The Fall of the Roman Republic:
A Narrative and Analytical
Comparison with the Contemporary
Conditions of the United States of
America — (Part 4 of a Series)
Derek Suszko is an associate editor for The St. Croix Review.
III. Analysis of the Roman and American Republics
In the previous installment of this essay, we discussed the first cause of the collapse of the Roman republic: the pollution of the legislative function. We described the principle of a natural legislative obsolescence brought on by a superabundance of administration and declared that the failure of the Roman tribunate to generate enduring reform was due to the erosion of its legislative power. We applied the same phenomenon to our consideration of the contemporary American Congress and found it to be a tepid and unlikely conduit for the remedial demands of an American right-wing populist movement. We judged that the first initiative of such a movement was to generate a factional clarification of the American right-wing, and thereby purge the platform of its inhibiting and contradictory elements. Each of these conclusions will be relevant as we proceed into a discussion of the second cause of the collapse of the Roman republic: the apathy and criminality of its political elite. The plan for Part IV mirrors the procedure established in Part III. In the first section, we examine the idea of a political elite as a general phenomenon of political theory. We proceed in the second section to apply the general considerations to the respective situations of the Roman and American republics. Finally, we deploy our conclusions to forecast probable outcomes for the future of the American political situation, and offer further theses for the possible salvaging of the American way of life.
Cause II: The Apathy and Criminality of the Political Elite
Elite Minority Factions and the General Nature of Subsidiary Factions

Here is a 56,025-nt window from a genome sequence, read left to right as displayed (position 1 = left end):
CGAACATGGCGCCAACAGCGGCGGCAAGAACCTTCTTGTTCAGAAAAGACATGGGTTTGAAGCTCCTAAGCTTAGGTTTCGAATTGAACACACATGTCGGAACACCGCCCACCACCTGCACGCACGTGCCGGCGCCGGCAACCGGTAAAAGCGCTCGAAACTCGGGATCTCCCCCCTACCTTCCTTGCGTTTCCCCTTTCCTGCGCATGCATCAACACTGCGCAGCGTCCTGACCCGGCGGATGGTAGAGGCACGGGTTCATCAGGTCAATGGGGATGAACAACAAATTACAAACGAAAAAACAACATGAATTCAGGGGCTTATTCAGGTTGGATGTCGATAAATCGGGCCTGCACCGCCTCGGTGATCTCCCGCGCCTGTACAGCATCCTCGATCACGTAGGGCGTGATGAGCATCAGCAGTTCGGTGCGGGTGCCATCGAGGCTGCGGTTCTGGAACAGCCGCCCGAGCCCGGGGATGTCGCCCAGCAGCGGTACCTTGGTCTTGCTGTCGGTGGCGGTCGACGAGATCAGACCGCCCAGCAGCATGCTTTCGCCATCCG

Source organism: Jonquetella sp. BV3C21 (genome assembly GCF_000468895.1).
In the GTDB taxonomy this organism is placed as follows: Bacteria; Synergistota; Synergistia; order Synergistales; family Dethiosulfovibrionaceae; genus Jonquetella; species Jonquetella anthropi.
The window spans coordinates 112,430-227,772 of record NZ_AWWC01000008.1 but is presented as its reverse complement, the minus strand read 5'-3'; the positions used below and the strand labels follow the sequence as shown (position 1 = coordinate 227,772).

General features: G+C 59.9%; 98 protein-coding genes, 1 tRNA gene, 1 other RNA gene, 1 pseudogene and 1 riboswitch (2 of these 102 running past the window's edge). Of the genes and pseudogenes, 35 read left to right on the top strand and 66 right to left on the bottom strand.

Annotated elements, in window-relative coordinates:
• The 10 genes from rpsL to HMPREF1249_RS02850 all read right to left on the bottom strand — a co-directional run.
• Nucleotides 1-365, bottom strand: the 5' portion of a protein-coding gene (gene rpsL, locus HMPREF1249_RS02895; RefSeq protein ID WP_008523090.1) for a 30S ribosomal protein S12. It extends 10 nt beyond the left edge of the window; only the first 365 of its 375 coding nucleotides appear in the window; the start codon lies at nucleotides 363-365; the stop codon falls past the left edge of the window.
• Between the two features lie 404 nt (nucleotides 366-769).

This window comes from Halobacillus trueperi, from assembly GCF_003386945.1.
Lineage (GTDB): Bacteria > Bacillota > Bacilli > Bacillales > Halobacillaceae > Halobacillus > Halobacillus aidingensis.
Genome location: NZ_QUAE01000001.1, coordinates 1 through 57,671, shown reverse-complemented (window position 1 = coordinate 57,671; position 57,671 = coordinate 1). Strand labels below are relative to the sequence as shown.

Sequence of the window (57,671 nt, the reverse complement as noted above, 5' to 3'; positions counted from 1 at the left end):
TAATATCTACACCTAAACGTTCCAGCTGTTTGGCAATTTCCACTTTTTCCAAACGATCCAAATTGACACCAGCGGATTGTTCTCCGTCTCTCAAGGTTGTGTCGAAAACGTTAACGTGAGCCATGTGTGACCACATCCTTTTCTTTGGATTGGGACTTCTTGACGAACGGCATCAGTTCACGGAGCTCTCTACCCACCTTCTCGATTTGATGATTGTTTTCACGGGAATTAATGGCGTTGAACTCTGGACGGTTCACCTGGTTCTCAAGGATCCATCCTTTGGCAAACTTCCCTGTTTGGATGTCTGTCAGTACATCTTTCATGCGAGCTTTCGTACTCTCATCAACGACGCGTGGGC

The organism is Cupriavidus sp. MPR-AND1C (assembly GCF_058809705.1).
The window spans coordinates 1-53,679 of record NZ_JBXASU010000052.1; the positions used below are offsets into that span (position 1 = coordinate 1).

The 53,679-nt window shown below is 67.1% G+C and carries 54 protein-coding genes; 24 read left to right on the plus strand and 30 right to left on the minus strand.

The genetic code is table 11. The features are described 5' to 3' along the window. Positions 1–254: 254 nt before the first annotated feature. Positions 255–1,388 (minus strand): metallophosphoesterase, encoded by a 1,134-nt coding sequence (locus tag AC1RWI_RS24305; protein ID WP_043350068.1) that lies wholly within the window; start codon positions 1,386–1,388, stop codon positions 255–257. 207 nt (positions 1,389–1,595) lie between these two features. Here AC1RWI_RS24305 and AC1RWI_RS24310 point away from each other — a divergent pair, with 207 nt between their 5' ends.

It is in the nature of all political systems to produce an elite. By this term I refer to an exclusive class of persons that exercises determinative power over the dominant political and cultural orientation of a state and retains a high standard of living in a society by virtue of this capability. It is possible for a person to attain a high wealth status in a state and yet not be a member of the political elite due to dissenting politics, but it is generally an implausible rarity for those who wield authentic determinative power to persist at a low standard of living.1 The difference of governmental systems may determine the degree of separation from the mass of ordinary citizens, but not the essentiality of an exclusive political elite. Thus, while in a pure democracy all citizens nominally exercise an equivalent measure of political power, there will inevitably emerge those with a greater proximity to the mechanisms of electoral process, both as viable candidates and as machinators, and who therefore maintain a de facto determinative power far beyond that of a single vote. For the unique contours of our discussion, I choose to deploy the term elite minority faction (EMF) to describe the exclusive class of citizens who retain determinative cultural and political power. While an EMF may represent a coalition of independent factional interests and work to promote them, the abiding motivation for themselves is determinative power. Because of this unique motivation we are justified in treating them as embodying an independent factional motive. In the history of states, elite minority factions might be analyzed and distinguished in four ways: 1) the basis on which their elite status is consecrated and justified; 2) the governmental system that they have produced, or that has produced them; 3) the fluidity of their composition; and 4) the methods by which they maintain their domination.